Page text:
What are Cytokines?

Introduction
Chemokines
Interleukins
Interferons
Other cytokines
References 
Further reading


Introduction

The term "cytokine" is derived from a combination of two Greek words - "cyto" meaning cell and "kinos" meaning movement. The most current terminology used to describe cytokines is "immunomodulating agents," or agents that modulate or alter the immune system response. Cytokines are small and membrane-bound protein-based cell signaling molecules that aid cell-to-cell communication in immune responses and stimulate the movement of cells towards sites of inflammation, infection, and trauma.  

Cytokines 3d illustration. Image Credit: sciencepics / ShutterstockCytokines 3d illustration. Image Credit: sciencepics / Shutterstock

Cytokines transmit various signals for cell survival, proliferation, differentiation, and functional activity, circulate in picomolar concentrations, and may increase in magnitude almost a thousand-fold in response to an infection or inflammation.

Cytokines are crucial in controlling the growth and activity of the immune system cells and blood cells. They can be used to treat cancer and/or help prevent or manage chemotherapy side effects when injected, either subcutaneously, intramuscularly, or intravenously. They also help to boost anti-cancer activity by sending signals that can cause abnormal cell death and increase the longevity of normal cells.

Cytokines can exert systemic as well as local effects. A cytokine's actions may affect the same cell it was secreted from, other nearby cells or may act in a more endocrine manner and produce effects across the whole of the body, such as in the case of fever, for example. Cytokines have a large distribution of sources for their production, with nearly all cells that have a nucleus capable of producing interleukin 1 (IL-1), interleukin 6 (IL-6), and tumor necrosis factor-alpha (TNF-α), particularly endothelial cells, epithelial cells, and resident macrophages.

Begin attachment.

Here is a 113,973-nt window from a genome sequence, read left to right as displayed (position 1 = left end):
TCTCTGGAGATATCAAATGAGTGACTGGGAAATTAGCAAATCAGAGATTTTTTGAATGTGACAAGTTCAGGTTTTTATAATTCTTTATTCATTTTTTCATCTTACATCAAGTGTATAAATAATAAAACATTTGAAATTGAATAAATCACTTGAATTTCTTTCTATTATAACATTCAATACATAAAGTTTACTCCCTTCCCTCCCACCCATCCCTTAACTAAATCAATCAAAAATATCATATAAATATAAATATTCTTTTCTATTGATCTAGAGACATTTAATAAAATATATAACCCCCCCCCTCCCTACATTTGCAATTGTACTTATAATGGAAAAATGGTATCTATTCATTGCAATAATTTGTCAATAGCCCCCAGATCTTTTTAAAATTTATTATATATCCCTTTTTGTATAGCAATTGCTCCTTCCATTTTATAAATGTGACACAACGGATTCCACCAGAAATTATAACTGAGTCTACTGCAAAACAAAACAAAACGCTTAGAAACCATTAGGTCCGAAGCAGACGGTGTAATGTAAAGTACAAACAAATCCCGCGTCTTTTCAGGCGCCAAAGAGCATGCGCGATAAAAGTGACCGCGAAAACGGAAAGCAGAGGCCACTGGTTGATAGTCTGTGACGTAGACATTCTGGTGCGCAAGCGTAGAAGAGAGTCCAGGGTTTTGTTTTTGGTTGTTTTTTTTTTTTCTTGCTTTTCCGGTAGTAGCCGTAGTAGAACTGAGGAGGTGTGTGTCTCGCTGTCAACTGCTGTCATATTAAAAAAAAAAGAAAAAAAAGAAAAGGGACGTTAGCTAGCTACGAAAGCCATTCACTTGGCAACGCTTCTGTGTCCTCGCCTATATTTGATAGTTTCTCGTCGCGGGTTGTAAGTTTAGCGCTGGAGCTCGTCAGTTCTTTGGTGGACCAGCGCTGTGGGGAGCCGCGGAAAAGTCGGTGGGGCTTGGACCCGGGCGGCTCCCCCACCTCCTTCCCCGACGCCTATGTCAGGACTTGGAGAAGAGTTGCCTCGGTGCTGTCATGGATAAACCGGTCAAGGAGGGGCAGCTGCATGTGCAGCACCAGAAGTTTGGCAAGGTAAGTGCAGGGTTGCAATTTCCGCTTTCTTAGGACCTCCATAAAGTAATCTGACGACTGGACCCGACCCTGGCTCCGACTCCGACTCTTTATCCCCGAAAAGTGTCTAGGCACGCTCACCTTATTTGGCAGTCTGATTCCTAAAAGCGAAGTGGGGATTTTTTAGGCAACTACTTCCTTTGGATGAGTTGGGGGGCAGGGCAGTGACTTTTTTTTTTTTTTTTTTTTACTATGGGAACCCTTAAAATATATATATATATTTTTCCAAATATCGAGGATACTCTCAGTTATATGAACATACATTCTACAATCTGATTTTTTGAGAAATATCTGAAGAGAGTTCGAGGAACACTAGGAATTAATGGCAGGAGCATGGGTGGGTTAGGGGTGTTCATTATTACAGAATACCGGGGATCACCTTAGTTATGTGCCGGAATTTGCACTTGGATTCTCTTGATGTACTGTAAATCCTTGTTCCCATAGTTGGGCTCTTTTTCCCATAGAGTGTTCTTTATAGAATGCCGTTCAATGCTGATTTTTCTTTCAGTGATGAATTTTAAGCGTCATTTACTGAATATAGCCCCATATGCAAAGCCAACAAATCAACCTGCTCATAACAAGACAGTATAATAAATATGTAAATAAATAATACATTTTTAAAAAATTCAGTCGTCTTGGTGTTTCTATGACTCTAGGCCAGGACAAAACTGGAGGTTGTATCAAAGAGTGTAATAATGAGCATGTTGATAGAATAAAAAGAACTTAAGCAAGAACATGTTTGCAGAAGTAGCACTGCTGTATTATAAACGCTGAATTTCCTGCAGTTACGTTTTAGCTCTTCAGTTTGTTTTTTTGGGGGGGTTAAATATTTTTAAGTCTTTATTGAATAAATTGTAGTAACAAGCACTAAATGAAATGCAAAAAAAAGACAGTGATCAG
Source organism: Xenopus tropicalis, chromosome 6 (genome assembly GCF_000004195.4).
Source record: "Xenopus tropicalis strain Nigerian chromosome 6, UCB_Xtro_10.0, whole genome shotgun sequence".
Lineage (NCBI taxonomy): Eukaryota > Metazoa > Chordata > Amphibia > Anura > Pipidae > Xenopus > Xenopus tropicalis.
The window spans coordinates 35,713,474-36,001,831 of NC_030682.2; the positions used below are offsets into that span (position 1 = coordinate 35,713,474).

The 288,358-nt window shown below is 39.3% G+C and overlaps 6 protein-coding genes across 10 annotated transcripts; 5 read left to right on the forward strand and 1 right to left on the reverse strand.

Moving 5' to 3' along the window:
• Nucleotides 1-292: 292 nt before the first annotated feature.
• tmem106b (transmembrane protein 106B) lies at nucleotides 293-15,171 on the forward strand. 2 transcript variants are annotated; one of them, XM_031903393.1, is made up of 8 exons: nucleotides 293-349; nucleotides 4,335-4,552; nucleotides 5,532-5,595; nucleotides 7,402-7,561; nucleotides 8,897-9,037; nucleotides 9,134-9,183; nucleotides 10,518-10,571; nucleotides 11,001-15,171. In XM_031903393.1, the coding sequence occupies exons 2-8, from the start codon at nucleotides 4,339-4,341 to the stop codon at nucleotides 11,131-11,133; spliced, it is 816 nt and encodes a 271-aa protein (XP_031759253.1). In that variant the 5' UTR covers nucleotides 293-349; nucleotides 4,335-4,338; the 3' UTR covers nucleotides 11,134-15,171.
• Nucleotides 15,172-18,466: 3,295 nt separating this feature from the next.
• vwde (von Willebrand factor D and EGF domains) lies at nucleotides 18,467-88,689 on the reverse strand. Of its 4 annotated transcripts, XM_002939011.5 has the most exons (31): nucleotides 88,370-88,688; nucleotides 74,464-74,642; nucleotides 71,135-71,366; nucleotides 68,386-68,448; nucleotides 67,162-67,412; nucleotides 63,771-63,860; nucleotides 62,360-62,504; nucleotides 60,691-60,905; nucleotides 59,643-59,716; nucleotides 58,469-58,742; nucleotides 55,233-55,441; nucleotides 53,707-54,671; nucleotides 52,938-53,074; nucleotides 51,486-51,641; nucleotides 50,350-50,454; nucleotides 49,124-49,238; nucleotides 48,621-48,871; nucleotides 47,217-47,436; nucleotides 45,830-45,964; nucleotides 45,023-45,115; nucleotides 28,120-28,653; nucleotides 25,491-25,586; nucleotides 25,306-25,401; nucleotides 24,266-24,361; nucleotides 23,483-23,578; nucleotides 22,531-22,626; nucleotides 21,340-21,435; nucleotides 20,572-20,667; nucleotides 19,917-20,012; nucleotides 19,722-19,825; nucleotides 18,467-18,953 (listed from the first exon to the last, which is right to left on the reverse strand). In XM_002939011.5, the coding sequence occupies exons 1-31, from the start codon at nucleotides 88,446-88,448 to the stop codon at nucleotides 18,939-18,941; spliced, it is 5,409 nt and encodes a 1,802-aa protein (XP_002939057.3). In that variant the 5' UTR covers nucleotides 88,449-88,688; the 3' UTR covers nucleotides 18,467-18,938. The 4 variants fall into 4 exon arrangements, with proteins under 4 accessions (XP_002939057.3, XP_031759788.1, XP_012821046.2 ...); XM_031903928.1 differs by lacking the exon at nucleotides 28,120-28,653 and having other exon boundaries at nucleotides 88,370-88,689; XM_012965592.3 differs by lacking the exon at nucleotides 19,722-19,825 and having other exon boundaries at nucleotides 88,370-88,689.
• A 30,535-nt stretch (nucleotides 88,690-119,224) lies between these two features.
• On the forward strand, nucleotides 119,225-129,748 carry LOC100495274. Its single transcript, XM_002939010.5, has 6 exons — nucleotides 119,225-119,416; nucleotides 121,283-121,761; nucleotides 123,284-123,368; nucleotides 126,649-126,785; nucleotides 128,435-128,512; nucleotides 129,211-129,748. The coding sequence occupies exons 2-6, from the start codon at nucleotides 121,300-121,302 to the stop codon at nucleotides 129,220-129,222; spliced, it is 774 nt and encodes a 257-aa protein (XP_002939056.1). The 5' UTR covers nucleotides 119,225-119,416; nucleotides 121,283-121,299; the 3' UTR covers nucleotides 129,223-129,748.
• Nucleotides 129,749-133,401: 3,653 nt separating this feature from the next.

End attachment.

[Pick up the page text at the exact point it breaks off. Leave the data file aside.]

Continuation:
Cytokines. Image Credit: Designua / Shutterstock
Cytokines. Image Credit: Designua / Shutterstock

Chemokines

A chemokine is a specific type of cytokine that can make immune cells move toward a target, and there are different kinds of chemokines such as interleukins (ILs), interferons (IFNs), tumor necrosis factors (TNF), and growth factors.

Other cytokines include granulocyte-macrophage colony-stimulating factor (GM-CSF), thymic stromal lymphopoietin (TSLP), leukemia inhibitory factor (LIF), oncostatin M (OSM), ciliary neurotrophic factor (CNTF), cardiotrophin-1 (CT-1) and cardiotrophin-like cytokine factor 1 (CLCF1).

Cytokines act through their receptors to transmit cell survival, proliferation, differentiation, and functional activity signals. Cytokine receptors are a conserved family of about 40 members, including receptors for hormones, IL, IFN, and CSF molecules. The six major cytokine receptor families are type I cytokine receptors, type II cytokine receptors, TNF receptors, IL-1 receptors, tyrosine kinase receptors, and chemokine receptors.  

Interleukins

Interleukins are a group of cytokines that act as chemical signals between white blood cells (WBCs). IL-1 plays a crucial role in maintaining tissue integrity, maturing the adaptive immune response and maintaining homeostasis, primarily due to receptor-mediated activation of NF-κB (nuclear factor kappa-light-chain-enhancer of activated B cells). IL-1 stimulates the production of inflammatory cytokines and chemokines by T cells and other immune effector cells.

Natural IL-2 helps immune system cells grow and divide rapidly, and man-made IL-2 has been approved to treat advanced kidney cancer and metastatic melanoma when used as a single drug treatment or in combination with chemotherapy or other cytokines such as IFN-α.